Absorption spectroscopy, a vital analytical chemistry tool, can identify the presence of specific substances in samples by gauging light absorption across various wavelengths. This technique divulges crucial data about electronic structure, quantum states, sample concentration, and more, offering insights into a substance’s behavior and potential applications, including its interaction with other molecules.
Molecules with a propensity to simultaneously absorb two low-energy photons have diverse applications, from high-resolution microscopy to data storage and medicinal treatments. Yet, directly studying this phenomenon through experimentation is challenging. Computer simulations are invaluable but computationally intensive, especially for large molecules.
To address this issue, physicist Tárcius Nascimento Ramos and his team proposed an alternative computational approach, presented in The Journal of Chemical Physics. They revisited a semi-empirical method, INDO/S (Intermediate Neglect of Differential Overlap with Spectroscopic Parameterization), often overlooked due to its approximative nature. This method significantly reduces computation time, making extensive simulations feasible.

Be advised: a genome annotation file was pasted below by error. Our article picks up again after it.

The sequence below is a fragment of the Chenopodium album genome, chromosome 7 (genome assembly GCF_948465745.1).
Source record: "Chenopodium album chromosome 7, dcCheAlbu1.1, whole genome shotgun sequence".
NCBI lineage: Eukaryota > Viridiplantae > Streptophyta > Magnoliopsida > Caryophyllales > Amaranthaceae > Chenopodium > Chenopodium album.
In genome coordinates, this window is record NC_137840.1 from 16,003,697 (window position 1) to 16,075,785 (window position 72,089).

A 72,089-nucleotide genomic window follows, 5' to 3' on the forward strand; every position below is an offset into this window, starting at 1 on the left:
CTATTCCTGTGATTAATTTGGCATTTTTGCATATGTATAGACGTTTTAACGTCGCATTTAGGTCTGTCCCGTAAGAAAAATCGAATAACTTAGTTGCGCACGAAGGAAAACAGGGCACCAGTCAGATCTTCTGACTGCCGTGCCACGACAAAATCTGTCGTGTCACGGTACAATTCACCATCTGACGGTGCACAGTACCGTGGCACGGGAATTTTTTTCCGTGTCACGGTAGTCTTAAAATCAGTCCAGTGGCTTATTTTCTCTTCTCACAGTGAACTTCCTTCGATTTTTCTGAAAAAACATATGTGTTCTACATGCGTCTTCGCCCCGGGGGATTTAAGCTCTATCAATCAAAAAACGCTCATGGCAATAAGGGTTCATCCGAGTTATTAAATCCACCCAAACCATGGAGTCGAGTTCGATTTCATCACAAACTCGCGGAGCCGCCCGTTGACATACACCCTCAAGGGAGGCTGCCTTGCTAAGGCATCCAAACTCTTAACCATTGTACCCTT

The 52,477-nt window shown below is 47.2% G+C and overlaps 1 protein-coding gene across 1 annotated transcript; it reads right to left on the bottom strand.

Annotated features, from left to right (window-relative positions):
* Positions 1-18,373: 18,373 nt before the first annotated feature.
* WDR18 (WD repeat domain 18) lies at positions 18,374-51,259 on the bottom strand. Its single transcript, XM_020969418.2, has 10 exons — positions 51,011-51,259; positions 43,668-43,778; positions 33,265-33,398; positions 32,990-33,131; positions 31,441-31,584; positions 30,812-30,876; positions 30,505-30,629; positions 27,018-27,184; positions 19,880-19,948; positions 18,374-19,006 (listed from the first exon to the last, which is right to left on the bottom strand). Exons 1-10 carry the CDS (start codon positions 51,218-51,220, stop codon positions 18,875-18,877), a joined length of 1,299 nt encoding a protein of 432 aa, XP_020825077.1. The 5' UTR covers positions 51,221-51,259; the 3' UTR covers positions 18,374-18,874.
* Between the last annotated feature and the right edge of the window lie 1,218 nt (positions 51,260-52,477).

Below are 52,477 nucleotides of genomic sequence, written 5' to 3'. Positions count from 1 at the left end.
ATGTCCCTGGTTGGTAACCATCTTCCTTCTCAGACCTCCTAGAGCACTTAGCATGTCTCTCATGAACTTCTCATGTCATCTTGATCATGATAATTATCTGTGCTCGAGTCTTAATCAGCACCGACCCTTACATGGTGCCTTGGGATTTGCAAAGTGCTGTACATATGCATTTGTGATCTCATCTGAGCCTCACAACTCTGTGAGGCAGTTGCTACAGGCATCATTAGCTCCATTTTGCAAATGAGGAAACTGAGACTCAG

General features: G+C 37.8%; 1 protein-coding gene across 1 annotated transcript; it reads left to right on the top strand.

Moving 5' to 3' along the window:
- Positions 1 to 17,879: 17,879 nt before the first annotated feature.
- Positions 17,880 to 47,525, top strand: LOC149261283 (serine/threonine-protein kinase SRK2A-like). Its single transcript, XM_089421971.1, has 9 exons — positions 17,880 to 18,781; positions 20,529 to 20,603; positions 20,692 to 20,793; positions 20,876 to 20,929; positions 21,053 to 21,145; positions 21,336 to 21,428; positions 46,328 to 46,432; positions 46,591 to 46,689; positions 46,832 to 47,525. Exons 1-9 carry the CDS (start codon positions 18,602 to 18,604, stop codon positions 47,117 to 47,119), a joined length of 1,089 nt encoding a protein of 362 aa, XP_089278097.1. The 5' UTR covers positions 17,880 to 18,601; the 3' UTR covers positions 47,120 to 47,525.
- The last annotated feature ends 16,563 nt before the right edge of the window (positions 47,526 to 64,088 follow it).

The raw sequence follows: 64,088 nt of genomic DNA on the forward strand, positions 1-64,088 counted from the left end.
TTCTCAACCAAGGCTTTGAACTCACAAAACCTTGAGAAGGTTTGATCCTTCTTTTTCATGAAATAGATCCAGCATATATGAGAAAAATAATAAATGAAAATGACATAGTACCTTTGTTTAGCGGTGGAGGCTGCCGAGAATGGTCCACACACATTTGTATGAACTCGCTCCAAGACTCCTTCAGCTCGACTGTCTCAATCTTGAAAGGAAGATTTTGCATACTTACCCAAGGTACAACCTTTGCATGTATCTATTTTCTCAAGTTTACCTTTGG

The INDO/S method approximates complex calculations by using tabulated values derived from experimental spectroscopic data. It offers efficiency for studying large molecular compounds, even those with more than 200 atoms, which are flexible and change their electronic properties when they alter shape.
The study applied this method to bridge the gap in characterizing one- and two-photon absorption spectra for large molecules in solution. Surprisingly, the semi-empirical method proved highly suitable for predicting these absorption spectra, hinting at new possibilities for molecular engineering.
Understanding one- and two-photon absorption is essential. These processes depend on molecules achieving compatible excited states with the photon’s energy. While one-photon absorption has specific selection rules, two-photon absorption permits more varied excited states. This distinction, along with its non-linear optical nature, makes two-photon absorption ideal for high-resolution applications in microscopy and data storage.
This research advances the field, particularly in computer modeling of two-photon absorption by organic molecules in solution, providing new avenues for innovative compound development.